Blog: January spending spells good news
Leonie Barrie | 21 February 2011
There was good news for retailers in the US and UK last week as official figures showed shoppers managed to shrug off a number of obstacles including bad weather and tax rises to lift January sales.
Spending at US retailers edged up for the seventh month in a row. And while sales at clothing and accessory stores were 0.3% lower than December, they were 1.8% higher year-on-year.
In the UK, the volume of retail sales grew by 1.9% from December to January and was 5.3% higher than last year. But analysts cautioned the figures were skewed by post-Christmas discounting and easy comparison with earlier numbers.
Overall, the results suggest consumers are slowly getting more comfortable spending again but continue to remain cautious. Sustained growth in 2011 will largely rely on improvement in key economic indicators like employment and housing.
For US discount retailer Family Dollar Stores, last week brought news it is the target of an unsolicited takeover offer from investment firm Trian Group, the fund run by activist US investor Nelson Peltz. The bid could value the retailer at more than $7bn, and comes after Trian built up an 8% stake in Family Dollar, making it the company's largest shareholder.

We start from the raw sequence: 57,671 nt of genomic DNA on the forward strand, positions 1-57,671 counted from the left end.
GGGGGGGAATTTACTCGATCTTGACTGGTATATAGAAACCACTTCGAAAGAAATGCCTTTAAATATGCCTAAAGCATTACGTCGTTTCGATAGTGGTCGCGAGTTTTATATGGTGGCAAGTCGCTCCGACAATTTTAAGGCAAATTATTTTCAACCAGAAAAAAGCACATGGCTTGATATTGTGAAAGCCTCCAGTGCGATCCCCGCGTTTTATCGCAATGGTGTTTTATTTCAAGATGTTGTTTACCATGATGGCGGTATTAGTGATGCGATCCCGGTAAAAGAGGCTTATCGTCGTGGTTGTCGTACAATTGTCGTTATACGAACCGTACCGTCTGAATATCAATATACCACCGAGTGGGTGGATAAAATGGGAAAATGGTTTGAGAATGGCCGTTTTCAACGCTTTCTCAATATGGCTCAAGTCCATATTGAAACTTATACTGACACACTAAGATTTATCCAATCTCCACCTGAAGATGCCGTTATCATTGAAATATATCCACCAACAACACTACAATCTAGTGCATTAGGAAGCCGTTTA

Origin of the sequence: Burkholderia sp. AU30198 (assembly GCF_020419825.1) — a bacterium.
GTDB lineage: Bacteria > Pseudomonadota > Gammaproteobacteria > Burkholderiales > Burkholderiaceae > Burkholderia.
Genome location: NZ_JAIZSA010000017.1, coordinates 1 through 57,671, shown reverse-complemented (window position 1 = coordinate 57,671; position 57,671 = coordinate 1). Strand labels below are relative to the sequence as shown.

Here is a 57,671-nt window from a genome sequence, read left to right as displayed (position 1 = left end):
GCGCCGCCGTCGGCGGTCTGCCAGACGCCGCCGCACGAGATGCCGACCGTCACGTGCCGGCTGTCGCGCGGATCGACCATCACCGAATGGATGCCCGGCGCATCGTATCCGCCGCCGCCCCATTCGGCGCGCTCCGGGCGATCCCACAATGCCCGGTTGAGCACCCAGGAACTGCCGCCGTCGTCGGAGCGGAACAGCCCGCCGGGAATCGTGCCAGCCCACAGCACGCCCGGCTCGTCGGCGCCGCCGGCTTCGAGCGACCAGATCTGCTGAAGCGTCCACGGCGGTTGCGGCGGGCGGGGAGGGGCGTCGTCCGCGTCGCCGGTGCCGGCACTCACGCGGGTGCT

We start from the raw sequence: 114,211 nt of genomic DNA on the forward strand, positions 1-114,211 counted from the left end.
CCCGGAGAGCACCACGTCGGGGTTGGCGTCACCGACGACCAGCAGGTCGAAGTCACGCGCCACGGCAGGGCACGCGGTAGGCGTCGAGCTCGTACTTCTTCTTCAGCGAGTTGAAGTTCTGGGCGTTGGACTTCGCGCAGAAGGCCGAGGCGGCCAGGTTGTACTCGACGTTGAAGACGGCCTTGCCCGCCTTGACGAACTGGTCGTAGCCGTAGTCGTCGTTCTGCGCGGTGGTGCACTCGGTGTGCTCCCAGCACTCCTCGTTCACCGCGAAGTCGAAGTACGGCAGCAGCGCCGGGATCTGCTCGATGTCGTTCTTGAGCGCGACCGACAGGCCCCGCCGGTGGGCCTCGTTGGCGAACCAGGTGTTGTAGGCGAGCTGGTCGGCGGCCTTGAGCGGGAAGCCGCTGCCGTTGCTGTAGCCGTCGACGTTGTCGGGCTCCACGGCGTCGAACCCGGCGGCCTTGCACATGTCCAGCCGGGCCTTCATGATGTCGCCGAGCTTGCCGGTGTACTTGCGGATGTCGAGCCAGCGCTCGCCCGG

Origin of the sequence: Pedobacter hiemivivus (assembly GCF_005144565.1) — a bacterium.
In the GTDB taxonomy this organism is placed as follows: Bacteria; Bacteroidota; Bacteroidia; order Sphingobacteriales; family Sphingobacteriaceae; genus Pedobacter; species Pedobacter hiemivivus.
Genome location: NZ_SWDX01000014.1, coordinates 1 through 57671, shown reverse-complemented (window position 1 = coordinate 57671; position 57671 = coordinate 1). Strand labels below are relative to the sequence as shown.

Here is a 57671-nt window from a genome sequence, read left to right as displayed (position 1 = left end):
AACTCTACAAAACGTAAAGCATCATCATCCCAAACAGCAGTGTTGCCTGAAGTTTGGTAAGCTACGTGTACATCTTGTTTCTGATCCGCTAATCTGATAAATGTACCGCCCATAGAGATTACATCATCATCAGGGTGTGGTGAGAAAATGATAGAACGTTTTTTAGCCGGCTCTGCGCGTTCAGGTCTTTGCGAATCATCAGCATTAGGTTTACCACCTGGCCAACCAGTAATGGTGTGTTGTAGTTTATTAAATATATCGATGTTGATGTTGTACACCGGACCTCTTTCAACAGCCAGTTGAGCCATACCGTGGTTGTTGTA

In common with most apparel brands and retailers, teen clothier Abercrombie & Fitch has accepted that rising ticket prices are a necessary evil to help combat escalating input costs. But the clothing company has also acknowledged that it will be easier to introduce higher prices to its customers overseas than to shoppers in its domestic stores.
"We are anticipating double-digit cost increases for the fall 2011 season," CEO Mike Jeffries told analysts after the retailer released its fourth quarter and full-year earnings.
The spread of workers' strikes across Egypt last week hit Arafa Holding, the country's biggest garment exporter, which was forced to close its Swiss Garments, Egyptian Tailoring and Goldentex factories in 10th of Ramadan city. But after reaching a deal with striking workers, production was due to resume again at the weekend.
Earlier this month Arafa said production was back to full capacity after two weeks of political unrest, and that none of its orders had been cancelled.
Meanwhile, last month's 'Jasmine Revolution' in Tunisia is likely to have little or no impact on the performance of the country's textile industry in 2011, according to the government-run textile technical centre CETTEX. At the height of the protests, curfews made it difficult for firms to operate normal working hours, and disrupted production and export shipments.
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